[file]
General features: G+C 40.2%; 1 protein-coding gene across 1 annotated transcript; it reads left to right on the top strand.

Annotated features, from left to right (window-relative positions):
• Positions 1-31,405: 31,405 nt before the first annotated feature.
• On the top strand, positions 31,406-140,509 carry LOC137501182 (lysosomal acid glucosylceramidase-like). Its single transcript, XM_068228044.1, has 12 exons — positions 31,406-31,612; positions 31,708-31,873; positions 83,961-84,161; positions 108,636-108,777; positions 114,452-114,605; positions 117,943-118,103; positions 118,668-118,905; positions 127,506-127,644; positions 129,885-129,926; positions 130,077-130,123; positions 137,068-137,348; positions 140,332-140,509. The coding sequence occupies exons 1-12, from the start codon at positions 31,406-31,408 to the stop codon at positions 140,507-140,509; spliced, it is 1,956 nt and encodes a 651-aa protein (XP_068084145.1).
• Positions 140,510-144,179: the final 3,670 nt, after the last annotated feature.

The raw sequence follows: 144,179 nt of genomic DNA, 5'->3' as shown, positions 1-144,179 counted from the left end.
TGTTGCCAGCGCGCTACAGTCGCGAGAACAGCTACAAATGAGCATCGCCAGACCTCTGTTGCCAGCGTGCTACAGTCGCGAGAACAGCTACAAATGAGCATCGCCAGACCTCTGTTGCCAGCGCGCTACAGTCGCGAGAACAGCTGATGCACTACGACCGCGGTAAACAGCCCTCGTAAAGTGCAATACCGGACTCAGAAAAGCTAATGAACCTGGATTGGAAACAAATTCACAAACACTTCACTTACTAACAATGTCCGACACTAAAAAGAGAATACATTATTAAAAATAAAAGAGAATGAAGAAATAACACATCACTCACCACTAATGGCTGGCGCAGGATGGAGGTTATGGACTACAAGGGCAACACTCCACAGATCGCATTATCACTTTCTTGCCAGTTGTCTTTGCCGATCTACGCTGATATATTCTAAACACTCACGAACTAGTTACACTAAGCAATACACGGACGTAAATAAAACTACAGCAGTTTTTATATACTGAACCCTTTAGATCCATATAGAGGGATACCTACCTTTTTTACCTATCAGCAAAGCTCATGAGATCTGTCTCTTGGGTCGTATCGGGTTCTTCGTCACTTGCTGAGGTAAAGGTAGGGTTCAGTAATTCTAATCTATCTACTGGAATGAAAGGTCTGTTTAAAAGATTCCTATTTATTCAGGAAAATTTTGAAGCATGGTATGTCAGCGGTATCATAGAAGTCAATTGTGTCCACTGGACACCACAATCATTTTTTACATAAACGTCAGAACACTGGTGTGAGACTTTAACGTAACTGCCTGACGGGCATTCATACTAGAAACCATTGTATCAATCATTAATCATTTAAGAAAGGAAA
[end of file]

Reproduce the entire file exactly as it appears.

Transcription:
General features: G+C 40.2%; 1 protein-coding gene across 1 annotated transcript; it reads left to right on the top strand.

Annotated features, from left to right (window-relative positions):
• Positions 1-31,405: 31,405 nt before the first annotated feature.
• On the top strand, positions 31,406-140,509 carry LOC137501182 (lysosomal acid glucosylceramidase-like). Its single transcript, XM_068228044.1, has 12 exons — positions 31,406-31,612; positions 31,708-31,873; positions 83,961-84,161; positions 108,636-108,777; positions 114,452-114,605; positions 117,943-118,103; positions 118,668-118,905; positions 127,506-127,644; positions 129,885-129,926; positions 130,077-130,123; positions 137,068-137,348; positions 140,332-140,509. The coding sequence occupies exons 1-12, from the start codon at positions 31,406-31,408 to the stop codon at positions 140,507-140,509; spliced, it is 1,956 nt and encodes a 651-aa protein (XP_068084145.1).
• Positions 140,510-144,179: the final 3,670 nt, after the last annotated feature.

The raw sequence follows: 144,179 nt of genomic DNA, 5'->3' as shown, positions 1-144,179 counted from the left end.
TGTTGCCAGCGCGCTACAGTCGCGAGAACAGCTACAAATGAGCATCGCCAGACCTCTGTTGCCAGCGTGCTACAGTCGCGAGAACAGCTACAAATGAGCATCGCCAGACCTCTGTTGCCAGCGCGCTACAGTCGCGAGAACAGCTGATGCACTACGACCGCGGTAAACAGCCCTCGTAAAGTGCAATACCGGACTCAGAAAAGCTAATGAACCTGGATTGGAAACAAATTCACAAACACTTCACTTACTAACAATGTCCGACACTAAAAAGAGAATACATTATTAAAAATAAAAGAGAATGAAGAAATAACACATCACTCACCACTAATGGCTGGCGCAGGATGGAGGTTATGGACTACAAGGGCAACACTCCACAGATCGCATTATCACTTTCTTGCCAGTTGTCTTTGCCGATCTACGCTGATATATTCTAAACACTCACGAACTAGTTACACTAAGCAATACACGGACGTAAATAAAACTACAGCAGTTTTTATATACTGAACCCTTTAGATCCATATAGAGGGATACCTACCTTTTTTACCTATCAGCAAAGCTCATGAGATCTGTCTCTTGGGTCGTATCGGGTTCTTCGTCACTTGCTGAGGTAAAGGTAGGGTTCAGTAATTCTAATCTATCTACTGGAATGAAAGGTCTGTTTAAAAGATTCCTATTTATTCAGGAAAATTTTGAAGCATGGTATGTCAGCGGTATCATAGAAGTCAATTGTGTCCACTGGACACCACAATCATTTTTTACATAAACGTCAGAACACTGGTGTGAGACTTTAACGTAACTGCCTGACGGGCATTCATACTAGAAACCATTGTATCAATCATTAATCATTTAAGAAAGGAAA